Federal Conservative MP, Blaine Calkins, introduced Bill C-525, “An Act to amend the Canada Labour Code, the Parliamentary Employment and Staff Relations Act and the Public Service Labour Relations Act (certification and revocation – bargaining agent), on June 5, 2013. What will change under Bill C-525?
- Cards representing 45% of a bargaining unit are required to trigger a vote (in most jurisdictions the threshold is lower, usually 40%).
- The union must win a majority of all members in the bargaining unit to be certified (NOT A MAJORITY OF BALLOTS CAST). This seems to be unique in Canadian labour law, and is a higher bar again.
- In a decert vote (also triggered by 45% signatures), the UNION (not those favouring decertification) must once again receive support from A MAJORITY OF THE BARGAINING UNIT. That’s a double distortion: not only are you counting bargaining unit members (not votes), but the onus is placed on the status quo (not those wanting a change). [This summary was taken from a contributor’s note published over the CCPA’s Trade Union Research Collective list… check out the Centre’s excellent Labour Matters section for more information]
Requiring a majority of a bargaining unit to support certification, and not simply the workers who cast ballots, runs counter to the basic tenets of parliamentary democracy. No politician in Canada in any jurisdiction is required to meet this standard. Interestingly, business groups and industry lobbyist have been advocating for this standard since Canada’s industrial relations legislation was being framed in the early post-War period. The Bill also makes it easier for a bargaining unit to decertify.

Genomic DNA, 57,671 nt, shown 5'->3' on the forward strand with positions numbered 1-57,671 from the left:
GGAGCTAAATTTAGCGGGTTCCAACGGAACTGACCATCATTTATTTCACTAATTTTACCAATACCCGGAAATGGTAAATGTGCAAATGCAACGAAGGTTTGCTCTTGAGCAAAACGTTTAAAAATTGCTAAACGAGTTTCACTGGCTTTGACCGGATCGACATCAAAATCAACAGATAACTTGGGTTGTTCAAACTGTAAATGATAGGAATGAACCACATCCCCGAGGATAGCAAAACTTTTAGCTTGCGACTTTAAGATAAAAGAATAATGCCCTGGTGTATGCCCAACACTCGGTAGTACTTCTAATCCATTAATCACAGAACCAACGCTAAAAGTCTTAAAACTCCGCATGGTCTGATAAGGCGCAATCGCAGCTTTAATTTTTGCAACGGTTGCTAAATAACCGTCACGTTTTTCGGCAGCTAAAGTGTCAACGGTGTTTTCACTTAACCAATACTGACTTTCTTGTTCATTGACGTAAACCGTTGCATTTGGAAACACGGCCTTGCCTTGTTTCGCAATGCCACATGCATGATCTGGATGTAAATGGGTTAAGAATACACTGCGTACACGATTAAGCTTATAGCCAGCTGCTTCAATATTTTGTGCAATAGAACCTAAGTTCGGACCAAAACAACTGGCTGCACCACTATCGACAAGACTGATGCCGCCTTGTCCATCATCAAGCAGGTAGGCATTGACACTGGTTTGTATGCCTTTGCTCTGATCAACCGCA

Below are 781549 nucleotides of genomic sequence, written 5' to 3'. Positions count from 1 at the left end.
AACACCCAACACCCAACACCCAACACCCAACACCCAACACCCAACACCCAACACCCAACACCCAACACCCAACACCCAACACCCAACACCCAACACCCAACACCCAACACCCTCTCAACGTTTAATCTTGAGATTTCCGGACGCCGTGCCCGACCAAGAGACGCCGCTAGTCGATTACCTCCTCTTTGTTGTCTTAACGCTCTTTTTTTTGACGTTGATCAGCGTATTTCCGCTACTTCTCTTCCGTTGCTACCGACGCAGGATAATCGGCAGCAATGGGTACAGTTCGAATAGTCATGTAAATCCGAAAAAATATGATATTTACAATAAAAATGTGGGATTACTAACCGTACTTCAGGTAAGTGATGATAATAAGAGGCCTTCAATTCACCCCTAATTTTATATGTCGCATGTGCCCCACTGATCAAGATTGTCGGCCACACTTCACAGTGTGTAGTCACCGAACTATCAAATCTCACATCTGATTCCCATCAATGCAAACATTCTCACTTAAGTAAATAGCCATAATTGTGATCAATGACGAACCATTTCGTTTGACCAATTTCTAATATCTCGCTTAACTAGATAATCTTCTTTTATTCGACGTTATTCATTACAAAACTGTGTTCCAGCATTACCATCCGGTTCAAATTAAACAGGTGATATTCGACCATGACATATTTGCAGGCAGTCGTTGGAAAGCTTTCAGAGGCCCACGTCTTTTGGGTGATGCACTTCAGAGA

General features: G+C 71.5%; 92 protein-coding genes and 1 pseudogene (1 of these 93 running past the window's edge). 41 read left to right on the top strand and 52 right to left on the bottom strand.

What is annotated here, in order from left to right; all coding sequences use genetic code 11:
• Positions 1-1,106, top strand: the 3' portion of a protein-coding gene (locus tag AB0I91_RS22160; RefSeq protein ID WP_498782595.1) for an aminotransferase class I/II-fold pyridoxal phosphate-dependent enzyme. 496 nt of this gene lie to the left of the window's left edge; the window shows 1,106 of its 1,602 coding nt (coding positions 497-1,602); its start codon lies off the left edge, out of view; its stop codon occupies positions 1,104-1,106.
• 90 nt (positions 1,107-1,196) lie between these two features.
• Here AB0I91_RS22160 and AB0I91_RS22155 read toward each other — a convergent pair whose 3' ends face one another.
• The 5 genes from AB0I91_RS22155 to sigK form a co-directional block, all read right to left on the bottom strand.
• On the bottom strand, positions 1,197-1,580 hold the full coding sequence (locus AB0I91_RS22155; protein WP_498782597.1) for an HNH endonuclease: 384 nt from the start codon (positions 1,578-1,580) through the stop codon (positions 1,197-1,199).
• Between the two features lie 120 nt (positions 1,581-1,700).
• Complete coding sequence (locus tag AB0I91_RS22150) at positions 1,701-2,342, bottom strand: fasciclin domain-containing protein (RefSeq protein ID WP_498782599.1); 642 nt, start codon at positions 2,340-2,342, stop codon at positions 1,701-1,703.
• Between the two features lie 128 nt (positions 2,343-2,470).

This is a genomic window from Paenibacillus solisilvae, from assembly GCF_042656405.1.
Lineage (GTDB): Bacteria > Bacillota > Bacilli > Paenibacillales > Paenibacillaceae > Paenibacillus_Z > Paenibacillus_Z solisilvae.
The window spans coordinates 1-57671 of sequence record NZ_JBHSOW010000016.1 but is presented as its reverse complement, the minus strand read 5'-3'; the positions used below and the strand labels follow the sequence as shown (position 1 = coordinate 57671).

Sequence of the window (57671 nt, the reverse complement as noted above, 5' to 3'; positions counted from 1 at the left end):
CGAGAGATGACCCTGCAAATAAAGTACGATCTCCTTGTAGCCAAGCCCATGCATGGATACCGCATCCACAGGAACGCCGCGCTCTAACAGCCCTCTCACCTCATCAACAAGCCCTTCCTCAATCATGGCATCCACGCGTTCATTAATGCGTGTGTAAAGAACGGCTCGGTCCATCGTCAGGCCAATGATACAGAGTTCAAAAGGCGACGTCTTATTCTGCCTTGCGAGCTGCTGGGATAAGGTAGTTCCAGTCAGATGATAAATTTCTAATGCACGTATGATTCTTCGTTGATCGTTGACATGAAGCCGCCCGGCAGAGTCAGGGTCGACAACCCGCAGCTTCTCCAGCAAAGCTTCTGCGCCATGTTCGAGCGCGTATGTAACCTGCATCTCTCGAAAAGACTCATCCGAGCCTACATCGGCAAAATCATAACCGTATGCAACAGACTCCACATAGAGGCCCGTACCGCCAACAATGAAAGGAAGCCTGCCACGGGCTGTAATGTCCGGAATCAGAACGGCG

Let’s be clear about what’s happening here. Assisted by anti-union lobby groups like Merit Contractors, and their supposed “open shop principles”, the federal Conservatives are ramping up their anti-union reforms at a time when the governing party is mired in corruption and financial scandals. One Conservative MP, Brent Rathgeber, who, incidentally, voted against Bill C-377, recently resigned from the Conservative caucus over his party’s lack of transparency. C-525 is an anti-democratic bill introduced by an increasingly centralized, and authoritarian government which has concentrated power in the Prime Minister’s Office (PMO). The Conservative Party convention later this month will address “union policy”.
It might be time for unions to take on groups like Merit and their far-right allies in the lobby group directly.